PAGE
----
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State of the Left US

Parody turns to jeopardy

Claire O'Connor - 20 October 2016

Donald Trump’s race for the White House may be in peril, but so too is a fundamental pillar of American democracy

You need not look much further than Donald Trump’s Twitter account for an encapsulation of his extraordinary approach to this year’s presidential race. One of many early morning Trump Twitter storms, the below posts just about sum up his scorched earth campaign:

Donald Trump’s candidature started as parody - now it is all jeopardy. His presidential hopes are in jeopardy, but so too is a fundamental pillar of American democracy.

Trump started his campaign bashing Mexicans and Muslims, and bragging about his manhood. Now besieged by a sex-talk tape and mounting allegations of sexual misconduct Trump is going to new rhetorical extremes.

In a last gasp attempt to shore up his base he casts himself as the standard bearer of an existential struggle for white working-class males against a system that is stacked against them. It is Trump against the world: against Hillary, against the media, against his accusers, against the Republicans, against the Democrats, against democracy. The press at Trump’s rallies are now escorted by cops in riot gear. Chants of “Paul Ryan sucks” rang out at a recent Trump rally in Wisconsin – Paul Ryan being the leader of the Republican party.  

Trump’s rhetoric is unprecedented, unpresidential and unsafe. It overshadows analysis of policy proposals and partisan tactics in the final days of the campaign.

“It’s not the locker room talk that’s the problem, but the ‘lock her up’ talk”, wrote Charles Krautjammer, a conservative columnist at The Washington Post.

"Vladimir Putin, Hugo Chávez and a cavalcade of two-bit caudillos lock up their opponents. American leaders don't. One doesn't even talk like this. It takes decades, centuries, to develop ingrained norms of political restraint and self-control. But they can be undone in short order by a demagogue feeding a vengeful populism."  

Trump’s latest turn calling the election rigged is a cause of concern for Democrats and Republicans. Trump refuses to say that he will accept the outcome of the election, opting instead to ‘keep us all in suspense’. It’s like he is talking about a detective novel, not the bedrock of democracy.  The peaceful transfer of power has served the US well in its’ 240-year history. Trump could do enormous damage to the legitimacy of the presidency, and the talk of revolution at his rallies is downright dangerous.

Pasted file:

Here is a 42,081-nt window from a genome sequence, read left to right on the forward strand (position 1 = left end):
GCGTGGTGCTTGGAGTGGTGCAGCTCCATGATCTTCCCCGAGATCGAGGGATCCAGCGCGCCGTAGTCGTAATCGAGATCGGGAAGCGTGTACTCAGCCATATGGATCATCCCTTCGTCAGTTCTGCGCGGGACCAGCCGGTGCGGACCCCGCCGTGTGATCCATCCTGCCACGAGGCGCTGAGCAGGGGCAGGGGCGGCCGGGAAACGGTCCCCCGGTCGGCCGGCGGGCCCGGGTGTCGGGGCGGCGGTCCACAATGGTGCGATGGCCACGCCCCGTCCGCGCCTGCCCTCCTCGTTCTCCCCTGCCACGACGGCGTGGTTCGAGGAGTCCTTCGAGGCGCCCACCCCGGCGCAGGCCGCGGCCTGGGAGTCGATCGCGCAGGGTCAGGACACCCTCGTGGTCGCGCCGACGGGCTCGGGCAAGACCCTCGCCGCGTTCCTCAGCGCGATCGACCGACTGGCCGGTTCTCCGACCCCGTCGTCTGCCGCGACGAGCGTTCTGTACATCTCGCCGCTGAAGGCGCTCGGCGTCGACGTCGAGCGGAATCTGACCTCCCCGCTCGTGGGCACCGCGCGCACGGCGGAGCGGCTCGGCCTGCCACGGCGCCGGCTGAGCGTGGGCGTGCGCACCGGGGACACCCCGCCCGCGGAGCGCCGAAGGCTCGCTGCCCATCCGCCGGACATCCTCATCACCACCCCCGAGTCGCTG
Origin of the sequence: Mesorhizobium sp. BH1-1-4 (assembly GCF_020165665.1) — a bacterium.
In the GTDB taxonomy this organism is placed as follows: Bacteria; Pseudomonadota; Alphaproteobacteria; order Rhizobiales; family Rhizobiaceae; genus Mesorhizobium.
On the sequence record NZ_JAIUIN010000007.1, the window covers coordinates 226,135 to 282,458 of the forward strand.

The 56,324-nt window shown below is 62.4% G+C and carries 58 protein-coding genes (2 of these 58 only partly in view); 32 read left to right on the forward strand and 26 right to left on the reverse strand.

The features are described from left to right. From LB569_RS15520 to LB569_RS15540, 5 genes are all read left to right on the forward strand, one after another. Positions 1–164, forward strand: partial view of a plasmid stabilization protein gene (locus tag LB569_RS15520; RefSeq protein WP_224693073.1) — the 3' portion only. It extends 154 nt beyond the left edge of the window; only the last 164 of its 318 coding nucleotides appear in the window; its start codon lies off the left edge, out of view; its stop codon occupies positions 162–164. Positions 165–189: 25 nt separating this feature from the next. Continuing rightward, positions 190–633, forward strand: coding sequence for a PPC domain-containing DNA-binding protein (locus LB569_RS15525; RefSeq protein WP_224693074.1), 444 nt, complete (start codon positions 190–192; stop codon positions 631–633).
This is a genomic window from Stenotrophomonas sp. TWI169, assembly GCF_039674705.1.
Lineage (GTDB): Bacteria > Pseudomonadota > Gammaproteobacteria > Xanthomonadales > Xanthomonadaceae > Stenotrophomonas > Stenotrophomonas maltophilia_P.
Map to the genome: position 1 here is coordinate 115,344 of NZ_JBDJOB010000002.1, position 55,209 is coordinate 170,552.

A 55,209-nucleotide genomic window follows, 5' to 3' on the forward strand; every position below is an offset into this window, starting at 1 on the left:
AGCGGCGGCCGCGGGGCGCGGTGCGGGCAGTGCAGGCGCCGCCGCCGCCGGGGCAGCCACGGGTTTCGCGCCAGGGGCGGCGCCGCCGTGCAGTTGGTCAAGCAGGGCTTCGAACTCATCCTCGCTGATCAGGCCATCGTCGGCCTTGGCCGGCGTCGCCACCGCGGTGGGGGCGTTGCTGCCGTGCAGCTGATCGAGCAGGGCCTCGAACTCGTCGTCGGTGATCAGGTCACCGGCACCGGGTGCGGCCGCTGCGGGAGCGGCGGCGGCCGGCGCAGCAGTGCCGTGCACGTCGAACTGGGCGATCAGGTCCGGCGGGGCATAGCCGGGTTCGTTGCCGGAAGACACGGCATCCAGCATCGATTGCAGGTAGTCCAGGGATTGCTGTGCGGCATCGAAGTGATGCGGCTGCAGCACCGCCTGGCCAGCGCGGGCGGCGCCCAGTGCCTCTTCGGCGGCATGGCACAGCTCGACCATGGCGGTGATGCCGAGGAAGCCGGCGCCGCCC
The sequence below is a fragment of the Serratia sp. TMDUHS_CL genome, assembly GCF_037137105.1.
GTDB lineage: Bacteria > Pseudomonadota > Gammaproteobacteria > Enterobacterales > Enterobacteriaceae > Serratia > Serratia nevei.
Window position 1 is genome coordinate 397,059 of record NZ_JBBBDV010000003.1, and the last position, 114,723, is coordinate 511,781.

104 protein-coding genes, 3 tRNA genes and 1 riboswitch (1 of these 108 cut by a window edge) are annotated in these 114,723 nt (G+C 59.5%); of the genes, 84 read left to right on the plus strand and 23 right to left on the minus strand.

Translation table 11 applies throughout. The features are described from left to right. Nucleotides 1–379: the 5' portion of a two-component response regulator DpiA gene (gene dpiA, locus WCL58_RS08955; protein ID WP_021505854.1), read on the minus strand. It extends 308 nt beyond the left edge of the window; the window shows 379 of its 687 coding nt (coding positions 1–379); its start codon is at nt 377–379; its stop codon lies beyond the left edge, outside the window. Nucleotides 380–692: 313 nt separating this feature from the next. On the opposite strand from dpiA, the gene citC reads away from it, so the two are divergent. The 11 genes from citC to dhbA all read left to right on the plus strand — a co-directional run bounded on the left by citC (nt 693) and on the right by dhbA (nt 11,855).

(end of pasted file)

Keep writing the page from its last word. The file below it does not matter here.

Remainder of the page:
When John McCain lost to Barack Obama in 2008, he called to congratulate him saying “my heart is filled with nothing but gratitude for the experience and to the American people for giving me a fair hearing before deciding that Senator Barack Obama and my old friend, Senator Joe Biden, should have the honour of leading us for the next four years.”

Such grace and humility is hard to imagine today. Trump has a very different temperament. This was perhaps best crystallised on 13 October in two back-to-back speeches – two of the most remarkable hours of the campaign. First, an impassioned Michelle Obama gave a searing denunciation of Trump’s treatment of women and girls, reminding voters that this is not normal behavior, let alone becoming of the highest office in the land. Moments later, Donald Trump delivered an all-out angry defense of the charges against him with a blistering attack on the establishment.

Trump may spend the final days of the campaign warning voters that the election is ‘rigged’.  Bernie Sanders tried a similar tack. But both men have tapped into an actual reality which is far more sobering: when the results are in, it will be our job to get the focus back on the 60 per cent of the electorate who feel that the economy is rigged against them. It is that which gave rise to this heated election campaign and it is high time we – that’s us – figured out what to do about it.

Claire O’Connor is former head of policy for the UK Labour party. She lives in Washington DC and runs Leadership Rethought, a consulting firm that teaches, coaches and consults on adaptive leadership challenges

This article is a contribution to State of the Left – Policy Network's regular insight bulletin reporting from across the world of social democratic politics

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The Policy Network Observatory promotes critical debate and reflection on progressive politics. It is centre-left orientated but determinedly challenges social democracy. It is pro-European but restlessly questions EU institutions and practices.

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